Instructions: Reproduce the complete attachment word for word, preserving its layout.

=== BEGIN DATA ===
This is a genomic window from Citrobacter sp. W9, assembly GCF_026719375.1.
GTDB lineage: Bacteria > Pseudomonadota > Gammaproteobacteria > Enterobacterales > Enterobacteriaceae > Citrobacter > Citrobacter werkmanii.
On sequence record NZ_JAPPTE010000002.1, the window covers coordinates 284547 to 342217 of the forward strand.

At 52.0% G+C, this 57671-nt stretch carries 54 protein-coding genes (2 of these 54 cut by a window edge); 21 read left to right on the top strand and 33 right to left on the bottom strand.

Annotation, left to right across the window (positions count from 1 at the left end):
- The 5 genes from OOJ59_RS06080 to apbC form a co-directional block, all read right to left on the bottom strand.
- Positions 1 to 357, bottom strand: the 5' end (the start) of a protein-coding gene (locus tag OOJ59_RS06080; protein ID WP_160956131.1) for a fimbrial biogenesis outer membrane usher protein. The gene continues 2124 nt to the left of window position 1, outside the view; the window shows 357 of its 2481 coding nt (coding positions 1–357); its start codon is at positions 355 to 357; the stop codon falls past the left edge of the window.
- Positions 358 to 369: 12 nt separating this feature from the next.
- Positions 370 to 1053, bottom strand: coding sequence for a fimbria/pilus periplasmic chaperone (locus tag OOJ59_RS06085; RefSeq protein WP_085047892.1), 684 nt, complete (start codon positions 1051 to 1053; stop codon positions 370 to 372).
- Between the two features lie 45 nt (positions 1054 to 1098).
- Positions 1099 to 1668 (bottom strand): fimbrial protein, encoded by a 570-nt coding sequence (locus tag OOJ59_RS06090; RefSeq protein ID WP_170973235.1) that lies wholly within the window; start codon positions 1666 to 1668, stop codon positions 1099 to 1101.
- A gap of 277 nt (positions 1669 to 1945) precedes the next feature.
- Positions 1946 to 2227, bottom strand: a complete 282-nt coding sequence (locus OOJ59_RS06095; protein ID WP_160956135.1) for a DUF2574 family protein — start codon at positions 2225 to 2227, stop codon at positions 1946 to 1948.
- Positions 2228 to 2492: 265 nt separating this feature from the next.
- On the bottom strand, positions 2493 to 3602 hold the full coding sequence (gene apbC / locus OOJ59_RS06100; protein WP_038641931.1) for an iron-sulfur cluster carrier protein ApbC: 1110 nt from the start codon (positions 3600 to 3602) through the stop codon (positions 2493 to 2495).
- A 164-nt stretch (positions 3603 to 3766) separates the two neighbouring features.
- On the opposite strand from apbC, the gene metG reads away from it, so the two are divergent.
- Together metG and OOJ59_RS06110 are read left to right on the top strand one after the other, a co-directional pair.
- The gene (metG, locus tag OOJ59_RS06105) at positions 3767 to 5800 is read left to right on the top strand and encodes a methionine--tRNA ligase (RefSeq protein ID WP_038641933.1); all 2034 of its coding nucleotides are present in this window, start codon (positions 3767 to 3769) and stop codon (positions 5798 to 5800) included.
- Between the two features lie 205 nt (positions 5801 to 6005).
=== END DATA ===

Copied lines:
This is a genomic window from Citrobacter sp. W9, assembly GCF_026719375.1.
GTDB lineage: Bacteria > Pseudomonadota > Gammaproteobacteria > Enterobacterales > Enterobacteriaceae > Citrobacter > Citrobacter werkmanii.
On sequence record NZ_JAPPTE010000002.1, the window covers coordinates 284547 to 342217 of the forward strand.

At 52.0% G+C, this 57671-nt stretch carries 54 protein-coding genes (2 of these 54 cut by a window edge); 21 read left to right on the top strand and 33 right to left on the bottom strand.

Annotation, left to right across the window (positions count from 1 at the left end):
- The 5 genes from OOJ59_RS06080 to apbC form a co-directional block, all read right to left on the bottom strand.
- Positions 1 to 357, bottom strand: the 5' end (the start) of a protein-coding gene (locus tag OOJ59_RS06080; protein ID WP_160956131.1) for a fimbrial biogenesis outer membrane usher protein. The gene continues 2124 nt to the left of window position 1, outside the view; the window shows 357 of its 2481 coding nt (coding positions 1–357); its start codon is at positions 355 to 357; the stop codon falls past the left edge of the window.
- Positions 358 to 369: 12 nt separating this feature from the next.
- Positions 370 to 1053, bottom strand: coding sequence for a fimbria/pilus periplasmic chaperone (locus tag OOJ59_RS06085; RefSeq protein WP_085047892.1), 684 nt, complete (start codon positions 1051 to 1053; stop codon positions 370 to 372).
- Between the two features lie 45 nt (positions 1054 to 1098).
- Positions 1099 to 1668 (bottom strand): fimbrial protein, encoded by a 570-nt coding sequence (locus tag OOJ59_RS06090; RefSeq protein ID WP_170973235.1) that lies wholly within the window; start codon positions 1666 to 1668, stop codon positions 1099 to 1101.
- A gap of 277 nt (positions 1669 to 1945) precedes the next feature.
- Positions 1946 to 2227, bottom strand: a complete 282-nt coding sequence (locus OOJ59_RS06095; protein ID WP_160956135.1) for a DUF2574 family protein — start codon at positions 2225 to 2227, stop codon at positions 1946 to 1948.
- Positions 2228 to 2492: 265 nt separating this feature from the next.
- On the bottom strand, positions 2493 to 3602 hold the full coding sequence (gene apbC / locus OOJ59_RS06100; protein WP_038641931.1) for an iron-sulfur cluster carrier protein ApbC: 1110 nt from the start codon (positions 3600 to 3602) through the stop codon (positions 2493 to 2495).
- A 164-nt stretch (positions 3603 to 3766) separates the two neighbouring features.
- On the opposite strand from apbC, the gene metG reads away from it, so the two are divergent.
- Together metG and OOJ59_RS06110 are read left to right on the top strand one after the other, a co-directional pair.
- The gene (metG, locus tag OOJ59_RS06105) at positions 3767 to 5800 is read left to right on the top strand and encodes a methionine--tRNA ligase (RefSeq protein ID WP_038641933.1); all 2034 of its coding nucleotides are present in this window, start codon (positions 3767 to 3769) and stop codon (positions 5798 to 5800) included.
- Between the two features lie 205 nt (positions 5801 to 6005).